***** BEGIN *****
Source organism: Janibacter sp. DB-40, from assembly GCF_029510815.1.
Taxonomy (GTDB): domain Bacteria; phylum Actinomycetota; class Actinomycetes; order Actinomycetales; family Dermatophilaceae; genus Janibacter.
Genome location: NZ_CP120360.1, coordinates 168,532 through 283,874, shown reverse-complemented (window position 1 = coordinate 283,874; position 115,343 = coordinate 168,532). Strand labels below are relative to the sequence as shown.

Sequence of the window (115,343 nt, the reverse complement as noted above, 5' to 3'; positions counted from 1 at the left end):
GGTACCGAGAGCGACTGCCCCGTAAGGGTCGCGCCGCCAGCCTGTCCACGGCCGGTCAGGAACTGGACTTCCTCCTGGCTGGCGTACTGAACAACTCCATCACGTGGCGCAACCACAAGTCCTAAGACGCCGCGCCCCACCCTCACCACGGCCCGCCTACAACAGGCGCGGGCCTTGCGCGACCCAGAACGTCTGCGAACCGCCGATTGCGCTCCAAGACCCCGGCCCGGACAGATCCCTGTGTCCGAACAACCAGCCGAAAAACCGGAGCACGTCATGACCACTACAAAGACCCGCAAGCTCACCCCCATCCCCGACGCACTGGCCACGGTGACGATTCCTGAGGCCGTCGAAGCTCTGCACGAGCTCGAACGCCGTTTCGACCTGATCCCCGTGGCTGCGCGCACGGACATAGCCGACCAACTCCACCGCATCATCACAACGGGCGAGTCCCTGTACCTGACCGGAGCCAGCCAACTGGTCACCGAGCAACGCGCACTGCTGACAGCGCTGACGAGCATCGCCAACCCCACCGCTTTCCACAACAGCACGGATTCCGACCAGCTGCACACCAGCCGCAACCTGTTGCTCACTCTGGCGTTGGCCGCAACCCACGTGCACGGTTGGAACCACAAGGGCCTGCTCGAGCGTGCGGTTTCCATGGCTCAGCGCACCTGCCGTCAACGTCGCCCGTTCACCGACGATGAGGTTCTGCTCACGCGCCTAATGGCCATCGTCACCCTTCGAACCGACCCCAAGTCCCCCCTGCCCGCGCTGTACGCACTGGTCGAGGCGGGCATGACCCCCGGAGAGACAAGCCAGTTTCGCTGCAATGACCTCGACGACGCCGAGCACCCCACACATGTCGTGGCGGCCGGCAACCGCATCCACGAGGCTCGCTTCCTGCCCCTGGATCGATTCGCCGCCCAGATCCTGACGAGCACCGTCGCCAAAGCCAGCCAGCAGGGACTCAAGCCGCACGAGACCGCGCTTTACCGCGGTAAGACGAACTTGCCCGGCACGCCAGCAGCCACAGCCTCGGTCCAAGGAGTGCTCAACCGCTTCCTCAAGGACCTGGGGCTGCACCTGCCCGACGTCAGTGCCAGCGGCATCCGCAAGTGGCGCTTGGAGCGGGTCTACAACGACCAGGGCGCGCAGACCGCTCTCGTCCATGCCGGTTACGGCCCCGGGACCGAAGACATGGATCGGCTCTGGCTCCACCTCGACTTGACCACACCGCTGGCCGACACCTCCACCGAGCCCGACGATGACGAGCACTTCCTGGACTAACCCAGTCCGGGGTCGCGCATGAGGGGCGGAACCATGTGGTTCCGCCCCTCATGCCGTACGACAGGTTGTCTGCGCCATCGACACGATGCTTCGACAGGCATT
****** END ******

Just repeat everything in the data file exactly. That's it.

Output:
Source organism: Janibacter sp. DB-40, from assembly GCF_029510815.1.
Taxonomy (GTDB): domain Bacteria; phylum Actinomycetota; class Actinomycetes; order Actinomycetales; family Dermatophilaceae; genus Janibacter.
Genome location: NZ_CP120360.1, coordinates 168,532 through 283,874, shown reverse-complemented (window position 1 = coordinate 283,874; position 115,343 = coordinate 168,532). Strand labels below are relative to the sequence as shown.

Sequence of the window (115,343 nt, the reverse complement as noted above, 5' to 3'; positions counted from 1 at the left end):
GGTACCGAGAGCGACTGCCCCGTAAGGGTCGCGCCGCCAGCCTGTCCACGGCCGGTCAGGAACTGGACTTCCTCCTGGCTGGCGTACTGAACAACTCCATCACGTGGCGCAACCACAAGTCCTAAGACGCCGCGCCCCACCCTCACCACGGCCCGCCTACAACAGGCGCGGGCCTTGCGCGACCCAGAACGTCTGCGAACCGCCGATTGCGCTCCAAGACCCCGGCCCGGACAGATCCCTGTGTCCGAACAACCAGCCGAAAAACCGGAGCACGTCATGACCACTACAAAGACCCGCAAGCTCACCCCCATCCCCGACGCACTGGCCACGGTGACGATTCCTGAGGCCGTCGAAGCTCTGCACGAGCTCGAACGCCGTTTCGACCTGATCCCCGTGGCTGCGCGCACGGACATAGCCGACCAACTCCACCGCATCATCACAACGGGCGAGTCCCTGTACCTGACCGGAGCCAGCCAACTGGTCACCGAGCAACGCGCACTGCTGACAGCGCTGACGAGCATCGCCAACCCCACCGCTTTCCACAACAGCACGGATTCCGACCAGCTGCACACCAGCCGCAACCTGTTGCTCACTCTGGCGTTGGCCGCAACCCACGTGCACGGTTGGAACCACAAGGGCCTGCTCGAGCGTGCGGTTTCCATGGCTCAGCGCACCTGCCGTCAACGTCGCCCGTTCACCGACGATGAGGTTCTGCTCACGCGCCTAATGGCCATCGTCACCCTTCGAACCGACCCCAAGTCCCCCCTGCCCGCGCTGTACGCACTGGTCGAGGCGGGCATGACCCCCGGAGAGACAAGCCAGTTTCGCTGCAATGACCTCGACGACGCCGAGCACCCCACACATGTCGTGGCGGCCGGCAACCGCATCCACGAGGCTCGCTTCCTGCCCCTGGATCGATTCGCCGCCCAGATCCTGACGAGCACCGTCGCCAAAGCCAGCCAGCAGGGACTCAAGCCGCACGAGACCGCGCTTTACCGCGGTAAGACGAACTTGCCCGGCACGCCAGCAGCCACAGCCTCGGTCCAAGGAGTGCTCAACCGCTTCCTCAAGGACCTGGGGCTGCACCTGCCCGACGTCAGTGCCAGCGGCATCCGCAAGTGGCGCTTGGAGCGGGTCTACAACGACCAGGGCGCGCAGACCGCTCTCGTCCATGCCGGTTACGGCCCCGGGACCGAAGACATGGATCGGCTCTGGCTCCACCTCGACTTGACCACACCGCTGGCCGACACCTCCACCGAGCCCGACGATGACGAGCACTTCCTGGACTAACCCAGTCCGGGGTCGCGCATGAGGGGCGGAACCATGTGGTTCCGCCCCTCATGCCGTACGACAGGTTGTCTGCGCCATCGACACGATGCTTCGACAGGCATT